Most things in life require a lot of planning, and making a beautiful planter is no different. The first step to making a planter is choosing a location. Sunlight is a very important factor to making a planter that will thrive. Weather it will be on a covered porch or out in full sunlight will determine what type pot you need and what plants you can use.
Next, you want to choose the right pot for you. There are literally hundreds if not thousands of different styles of pots to choose from. Pots can be big, small, tall, short, long, round, square, and they come in many different colors. The size, shape, and color of your pot will determine what size plants you can use and how they can be arranged in the pot.
Now for the fun part: Choosing plants. First and foremost, always try to plant in odd numbers for a more full and balanced look. Next, just remember these three words and choosing plants becomes very simple. "Thrillers, Spillers, and Fillers." A Thriller is generally a tall, skinny plant that will be the centerpiece of your pot. It can be a perennial shrub or tree such as a Boxwood or a Dwarf Alberta Spruce. Or it could be a tall annual plant such as Coleus. Spillers are trailing plants the will cascade over the edge of your pot. There are many unique options for spillers. You can use herbs such a Thyme or Oregano. Perennial plants such as Purple Heart or Ice Plant are great choices as well. There many great annual Spillers too, such as Sweet Potato Vine or trailing Petunias and trailing Pansies. Creeping Jenny is a very popular option due to its bright green color is vigorous growth habit. Last, but not least are Fillers. Fillers are used, of course, to fill in the spaces after you've chosen your Thriller and Spillers. Fillers should be shorter than your Thriller, but Taller and less wide than the Spillers. Some great choices for Fillers are Pansies, Petunias, Impatiens, Aster, Begonias and many many more. Don't forget to keep the color of your pot in mind and find plants that contrast well with it, and always read the tags of plants you buy to learn spacing, sunlight, and water needs.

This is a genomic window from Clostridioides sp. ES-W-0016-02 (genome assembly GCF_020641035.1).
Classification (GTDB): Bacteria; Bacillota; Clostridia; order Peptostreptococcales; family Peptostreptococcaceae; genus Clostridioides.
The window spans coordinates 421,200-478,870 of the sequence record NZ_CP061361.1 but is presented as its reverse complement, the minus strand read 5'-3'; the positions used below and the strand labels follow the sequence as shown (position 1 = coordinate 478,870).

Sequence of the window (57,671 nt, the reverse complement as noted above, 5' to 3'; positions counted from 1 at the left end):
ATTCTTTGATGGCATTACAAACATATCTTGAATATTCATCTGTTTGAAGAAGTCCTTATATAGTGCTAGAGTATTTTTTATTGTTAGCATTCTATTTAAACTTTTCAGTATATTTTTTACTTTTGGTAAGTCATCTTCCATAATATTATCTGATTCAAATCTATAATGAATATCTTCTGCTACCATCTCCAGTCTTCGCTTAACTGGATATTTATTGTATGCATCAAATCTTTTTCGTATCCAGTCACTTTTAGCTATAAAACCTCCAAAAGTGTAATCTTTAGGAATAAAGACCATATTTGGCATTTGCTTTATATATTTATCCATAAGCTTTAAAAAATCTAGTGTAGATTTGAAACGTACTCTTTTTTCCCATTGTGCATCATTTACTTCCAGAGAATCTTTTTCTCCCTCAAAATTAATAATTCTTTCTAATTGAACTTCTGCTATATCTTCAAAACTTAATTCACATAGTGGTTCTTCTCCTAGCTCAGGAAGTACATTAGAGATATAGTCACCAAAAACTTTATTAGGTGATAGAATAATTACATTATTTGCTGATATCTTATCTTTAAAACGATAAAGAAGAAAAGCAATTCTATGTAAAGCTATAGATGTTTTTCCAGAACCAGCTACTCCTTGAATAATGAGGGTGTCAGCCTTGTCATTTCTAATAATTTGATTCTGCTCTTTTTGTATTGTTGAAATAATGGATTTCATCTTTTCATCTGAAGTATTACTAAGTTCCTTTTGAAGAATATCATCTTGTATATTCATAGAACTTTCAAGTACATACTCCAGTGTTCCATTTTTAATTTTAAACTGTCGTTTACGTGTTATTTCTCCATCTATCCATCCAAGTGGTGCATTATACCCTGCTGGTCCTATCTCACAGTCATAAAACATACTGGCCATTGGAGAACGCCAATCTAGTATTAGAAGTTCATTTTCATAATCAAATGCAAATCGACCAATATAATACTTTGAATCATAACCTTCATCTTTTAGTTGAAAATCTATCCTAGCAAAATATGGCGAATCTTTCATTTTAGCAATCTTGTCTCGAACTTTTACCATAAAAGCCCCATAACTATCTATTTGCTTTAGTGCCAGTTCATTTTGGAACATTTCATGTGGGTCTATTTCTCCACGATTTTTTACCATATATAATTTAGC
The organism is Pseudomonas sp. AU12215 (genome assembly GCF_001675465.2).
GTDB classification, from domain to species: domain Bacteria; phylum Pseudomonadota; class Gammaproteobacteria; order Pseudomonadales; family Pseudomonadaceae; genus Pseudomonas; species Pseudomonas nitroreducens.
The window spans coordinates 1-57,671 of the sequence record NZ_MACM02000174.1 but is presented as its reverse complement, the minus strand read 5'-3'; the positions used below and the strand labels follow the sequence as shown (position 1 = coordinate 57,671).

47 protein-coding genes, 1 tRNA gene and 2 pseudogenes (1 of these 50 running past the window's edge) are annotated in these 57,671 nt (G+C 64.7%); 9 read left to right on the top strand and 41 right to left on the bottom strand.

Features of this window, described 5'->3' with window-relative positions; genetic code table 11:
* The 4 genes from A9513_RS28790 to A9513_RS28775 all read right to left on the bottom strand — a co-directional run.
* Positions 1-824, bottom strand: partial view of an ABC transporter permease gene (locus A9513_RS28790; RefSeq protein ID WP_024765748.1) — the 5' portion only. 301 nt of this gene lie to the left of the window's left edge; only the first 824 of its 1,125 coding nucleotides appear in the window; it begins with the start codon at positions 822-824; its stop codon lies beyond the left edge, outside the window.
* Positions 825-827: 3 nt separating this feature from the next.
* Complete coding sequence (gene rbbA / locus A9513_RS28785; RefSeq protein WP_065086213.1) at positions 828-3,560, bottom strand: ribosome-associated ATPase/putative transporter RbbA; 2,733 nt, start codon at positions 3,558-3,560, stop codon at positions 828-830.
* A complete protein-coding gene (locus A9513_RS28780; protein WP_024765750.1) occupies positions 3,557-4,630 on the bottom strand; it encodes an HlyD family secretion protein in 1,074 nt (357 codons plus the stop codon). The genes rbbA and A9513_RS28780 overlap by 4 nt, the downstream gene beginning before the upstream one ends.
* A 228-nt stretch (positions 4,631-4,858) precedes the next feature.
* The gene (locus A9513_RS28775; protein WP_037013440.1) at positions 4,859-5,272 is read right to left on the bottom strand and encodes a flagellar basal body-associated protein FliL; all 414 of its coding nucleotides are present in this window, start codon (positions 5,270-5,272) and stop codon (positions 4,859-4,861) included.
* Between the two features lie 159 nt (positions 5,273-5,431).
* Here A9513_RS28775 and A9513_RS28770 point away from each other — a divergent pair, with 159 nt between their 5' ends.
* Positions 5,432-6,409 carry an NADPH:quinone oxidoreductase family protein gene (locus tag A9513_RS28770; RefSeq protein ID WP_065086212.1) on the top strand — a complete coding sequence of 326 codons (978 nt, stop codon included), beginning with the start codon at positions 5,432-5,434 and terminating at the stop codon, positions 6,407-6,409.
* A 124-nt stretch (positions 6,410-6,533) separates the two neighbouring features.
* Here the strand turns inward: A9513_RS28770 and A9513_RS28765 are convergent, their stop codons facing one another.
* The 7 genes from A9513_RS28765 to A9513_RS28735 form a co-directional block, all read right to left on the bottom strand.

When it's all said and done there is no "wrong way" to make a planter. After all, it's a work of art and art has so many different forms and interpretations. There's nothing wrong with an abstract planter. It's more important to just have fun and make it your own rather than follow a formula.